Chop the spare wheel off the back of an SUV and you gain more than parking space. Toyota's special-edition Prado Altitude moves the spare from the rear swing-out door to beneath the cargo floor, lightening the door to make it easier to open and creating a lift-up glass hatch for quick boot access.
Removing the spare wheel also extends the rear door's opening arc, further improving accessibility. For the suburbs, it's a winner. For those in the country, the only downfall is the demise of the 63-litre secondary fuel tank which gets turfed to make way for the now horizontally mounted, underfloor spare wheel.
Compared with the regular Prado, drivers won't know much difference though there's a bit more rearward vision and a few more centimetres available for tight parking or to fit into small garages.
Explore the 2014 Toyota Land Cruiser Prado range
The Manx-tailed Prado is new to Australia but has been available in other markets. It arrives in the special edition Altitude, a model that makes a regular appearance in Toyota showrooms and attracts canny buyers wanting extra features without extra cost.
The Altitude is based on the seven-seat GXL diesel automatic but aims straight at the family with additional features including a rear Blu-ray DVD player with wireless headphones, bound to be a winner with the children.
The separate rear airconditioning, satellite navigation, 14-speaker audio with digital radio and electric sunroof are more for convenience but add to the value-rich packaging. Part of the Altitude's kit list is two-tone leather upholstery which may be confronting to some but at least gives some visual relief from the all-black issue of most wagons.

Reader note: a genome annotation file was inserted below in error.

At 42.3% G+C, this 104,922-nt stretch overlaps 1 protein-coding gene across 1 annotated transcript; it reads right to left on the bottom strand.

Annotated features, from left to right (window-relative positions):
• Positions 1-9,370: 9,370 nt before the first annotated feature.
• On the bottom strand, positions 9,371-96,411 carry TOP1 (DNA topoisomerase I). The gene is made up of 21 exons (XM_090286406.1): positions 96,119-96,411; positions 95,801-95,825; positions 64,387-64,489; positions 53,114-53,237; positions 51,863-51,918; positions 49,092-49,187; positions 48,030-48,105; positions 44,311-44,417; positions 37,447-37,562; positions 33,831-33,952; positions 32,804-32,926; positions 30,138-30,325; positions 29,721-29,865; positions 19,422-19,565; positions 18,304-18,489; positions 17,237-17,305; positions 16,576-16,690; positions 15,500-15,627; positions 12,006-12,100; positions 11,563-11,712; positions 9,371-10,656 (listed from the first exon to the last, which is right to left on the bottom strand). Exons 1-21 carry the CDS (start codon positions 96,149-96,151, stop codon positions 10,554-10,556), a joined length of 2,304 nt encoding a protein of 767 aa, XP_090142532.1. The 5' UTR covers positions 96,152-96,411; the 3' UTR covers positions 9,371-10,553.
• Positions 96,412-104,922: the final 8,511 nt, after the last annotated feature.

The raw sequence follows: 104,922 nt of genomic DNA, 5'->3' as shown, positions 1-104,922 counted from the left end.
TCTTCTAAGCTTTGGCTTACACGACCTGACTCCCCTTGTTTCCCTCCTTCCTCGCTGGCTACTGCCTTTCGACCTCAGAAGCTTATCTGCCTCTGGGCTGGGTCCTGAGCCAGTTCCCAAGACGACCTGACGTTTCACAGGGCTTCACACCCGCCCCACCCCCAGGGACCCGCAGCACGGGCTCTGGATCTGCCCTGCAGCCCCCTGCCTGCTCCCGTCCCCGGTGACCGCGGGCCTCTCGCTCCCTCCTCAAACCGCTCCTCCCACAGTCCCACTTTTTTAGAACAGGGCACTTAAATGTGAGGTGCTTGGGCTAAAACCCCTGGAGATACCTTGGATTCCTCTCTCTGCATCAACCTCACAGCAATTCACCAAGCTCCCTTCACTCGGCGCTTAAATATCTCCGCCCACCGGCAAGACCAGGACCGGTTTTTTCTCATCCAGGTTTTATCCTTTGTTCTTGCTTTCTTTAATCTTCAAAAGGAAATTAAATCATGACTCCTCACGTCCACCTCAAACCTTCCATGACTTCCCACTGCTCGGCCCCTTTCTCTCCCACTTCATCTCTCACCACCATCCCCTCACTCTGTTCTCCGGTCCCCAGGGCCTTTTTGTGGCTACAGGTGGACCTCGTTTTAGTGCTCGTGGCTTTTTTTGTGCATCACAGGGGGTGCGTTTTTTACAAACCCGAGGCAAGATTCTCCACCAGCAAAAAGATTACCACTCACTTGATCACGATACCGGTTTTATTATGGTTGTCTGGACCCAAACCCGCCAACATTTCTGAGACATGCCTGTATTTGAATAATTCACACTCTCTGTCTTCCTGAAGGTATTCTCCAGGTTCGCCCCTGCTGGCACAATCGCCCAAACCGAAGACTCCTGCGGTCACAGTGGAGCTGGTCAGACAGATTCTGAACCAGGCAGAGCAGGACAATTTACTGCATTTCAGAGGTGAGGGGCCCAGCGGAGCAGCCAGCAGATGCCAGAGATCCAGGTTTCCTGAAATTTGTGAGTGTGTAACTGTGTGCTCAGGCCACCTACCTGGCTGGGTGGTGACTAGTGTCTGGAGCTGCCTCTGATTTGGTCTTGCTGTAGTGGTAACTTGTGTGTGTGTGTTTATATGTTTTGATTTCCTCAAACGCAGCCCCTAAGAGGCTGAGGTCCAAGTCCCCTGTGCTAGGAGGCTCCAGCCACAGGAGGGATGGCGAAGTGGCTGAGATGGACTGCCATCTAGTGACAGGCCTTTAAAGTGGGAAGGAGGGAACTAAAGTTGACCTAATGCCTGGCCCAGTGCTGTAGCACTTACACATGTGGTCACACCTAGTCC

Parents of younger travellers will note that leather cleans quicker and easier than cloth upholstery. Toyota claims there's $10,000 worth of goodies in the Altitude but the special edition model adds only $4800 to the GXL's price to give a sticker price of $68,520.
The special edition maintains the GXL model's safety list, with a five-star crash rating, seven airbags, hill descent and ascent (effectively a low-speed cruise control), rear camera and park sensors, and a full-size alloy spare wheel.
Anyone concerned that the lack of the sub-tank will make a substantial hit to the touring range are correct — but there's still an average 1025km in the tank compared with the GXL's 1765km.
The smaller fuel tank aside, the diesel Prado Altitude drives exactly like the standard model — a bit bittersweet. The best thing about driving a Prado is the sense that it's not going to break down. It feels structurally solid, sits high off the roads and away from perceived danger and that diesel engine tirelessly chugs like a lazy locomotive.
All the blancmange edges that make the Prado feel vague on the road disappear in the rough.
On the road it's lethargic in engine response and ponderously accepts handling and steering commands. It also wallows at the front end, a motion capable of inducing seasickness, as the suspension appears to be softened to improve ride comfort.
Worse, its road manners are being savaged by more nimble rivals with almost as much voracity as their improving value rating. For example, Jeep's pricing is comparatively cut throat and its eight-speed automatic is smoother than the Prado's five-cog unit while its similarly-sized engine is more powerful and more fuel efficient.
But for buyers who like the tough edge, actually use their vehicles in the dirt and appreciate the relatively low maintenance costs associated with Toyota, the Prado has much more appeal. All the blancmange edges that make the Prado feel vague on the road disappear in the rough. The steering's softness becomes the perfect insulator to rough roads — especially corrugations — and the slow engine response masks the on- off jerkiness of unintentional accelerator pedal movements.
The suspension's suppleness sufficiently absorbs the bumps and shields the passengers from the effects of abrupt and harsh trail obstacles. Sand tracks are best forded with lower tyre pressure but even flicking the dash lever to low-range and engaging the centre differential lock, is hardly difficult work for the Prado.